Professionalism in the context of Advice Propositions

Now let’s refer to the Advice Proposition Grid that we use with the financial advisory firms that use our business consulting.

Simplistically, the Advice Proposition Grid attempts to define four broad advice propositions.

Importantly it is expected that professionals acting professionally will deliver each of the four propositions. It’s not which proposition is delivered that defines whether the adviser is acting professionally. Defining professionalism involves ensuring that the engagement intents of the adviser and client are consistent, aligned and understood.

The four propositions are defined on the basis of the complexity of the adviser’s financial advice proposition and what the client’s focus, or reason for engaging their adviser is.  

Defining complexity means different things for different firms, but generally, for example, transferring $20,000 into a superannuation account might be considered simple. Whereas helping a client who is over the $6million asset limit to do some company dividend payments, super contributions and property transfers, while dealing with multiple ownership issues, might be considered complex.

It’s trickier to agree what the client’s focus or reason for engaging is. (I’m a fan of Simon Sinek’s thinking on this approach.  Check it out at and click on the TEDx link).

If during engagement conversations with your client, it emerges that their main intent is to just get a better return on their investments, or to rollover some monies, to get their tax work done, or to pass on the family firm to the next generation, then they’re seeking assistance with transactional jobs where the adviser performs either a Supplier or Specialist role, depending upon the complexity of that transaction.

The professionalism of Supplier and Specialist work is determined by what was done (e.g. the tax return, the sale of shares, setting up a self-managed superannuation fund, or transferring business ownership).

However, if engagement conversations with your client unearth and focus on desired outcomes rather than the means by which these outcomes will be achieved, then the adviser will perform a Carer or Consultant role, depending upon the complexity of engagement.

The professionalism of Carer or Consultant work is determined by how it better assists the client to achieve their desired outcomes.

Usually Supplier and Specialist work is shorter term than Carer and Consultant work.

Usually Carer and Consultant work involves more client behavioural management over a longer period of time than Supplier and Specialist work.

So, let’s consider some professionalism questions using the above client value proposition definitions.

If the client’s intent is to purchase a Supplier or Specialist proposition from a financial adviser, is it professional for that adviser to be paid via a commission?

However, before I can answer that question I need to understand whether the focus of both the client and adviser are aligned.

That is, are both client and adviser clear that this is a transaction, that once done, the client’s issues are addressed and they don’t perceive the need, at this stage, for further engagement?

Assuming adviser and client are aligned and agreed that the focus is on this event or set of transactions (e.g. just set up the self-managed super fund, just help us sell this business, just do the tax return), then I don’t believe it is any less professional for the adviser to be paid via commission than it would be for a professional car salesperson or professional real estate agent.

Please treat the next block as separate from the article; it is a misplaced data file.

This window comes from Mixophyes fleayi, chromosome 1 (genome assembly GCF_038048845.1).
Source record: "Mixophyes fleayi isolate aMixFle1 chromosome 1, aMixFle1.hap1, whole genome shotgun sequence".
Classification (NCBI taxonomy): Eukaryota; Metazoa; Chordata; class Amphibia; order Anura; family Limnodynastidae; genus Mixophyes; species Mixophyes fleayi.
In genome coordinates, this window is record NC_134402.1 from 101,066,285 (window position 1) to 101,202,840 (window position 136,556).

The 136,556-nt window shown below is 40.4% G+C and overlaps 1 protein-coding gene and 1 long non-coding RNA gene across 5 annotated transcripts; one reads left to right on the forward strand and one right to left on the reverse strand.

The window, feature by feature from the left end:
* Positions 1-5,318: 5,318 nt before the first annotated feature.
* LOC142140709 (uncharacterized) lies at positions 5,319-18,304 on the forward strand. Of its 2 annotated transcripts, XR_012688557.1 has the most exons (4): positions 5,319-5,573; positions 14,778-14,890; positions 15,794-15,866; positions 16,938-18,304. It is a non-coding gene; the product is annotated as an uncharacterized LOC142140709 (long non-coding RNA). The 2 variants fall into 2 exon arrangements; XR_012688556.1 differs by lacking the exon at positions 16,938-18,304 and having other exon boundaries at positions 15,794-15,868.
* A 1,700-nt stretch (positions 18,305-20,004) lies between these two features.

The only proviso I would add if commissions are to be charged is that the dollar amount and commission rate should be clearly disclosed (and by clearly I mean the type of clear disclosure we now have in Australia on cigarette packets, i.e. “in your face” clarity).

Thanks to the underlying DNA of most financial services transactions today, the inevitable follow up professionalism question will be a significant sticking point for many financial services professionals.

Namely, if the intent of the client is to purchase a Supplier or Specialist proposition but the adviser engages and charges with the ongoing intent of providing a Carer or Consultant proposition, is that considered professional conduct?

The knee surgeon doesn’t continue to receive fees in the years after the surgery. The real estate agent doesn’t continue to get paid a trail fee in the years after the sale. Neither should it be deemed professional conduct for the adviser to be paid ongoing for a transaction or event handled years before.

What about the ongoing review of a client’s insurances, investments and tax situations?

These are just more ‘events’ that will be charged for in follow-up Supplier or Specialist engagements when the client’s needs warrant it, just as clients are charged and engage now with their dentist, their doctor, or their accountant.

This situation is the heart of the “default opt-in campaign” – whereby advisers do not need to secure a bi-annual (shouldn’t it be annual?) agreement with their clients to opt-in to ongoing payments – which is currently being championed by industry associations and others.

Do you think “default opt-in” is professional?


About Jim Stackpool

For nearly 30 years Jim has influenced, coached, and consulted to advisory firms across Australia. As founder of Certainty Advice Group, he leads a like-minded team of professional advisory firms seeking to create greater certainty for their clients. As an author, blogger, columnist, and keynote speaker, Jim is regularly called upon for his professional insights into the advice industry. His latest book Seeking Certainty is available now.

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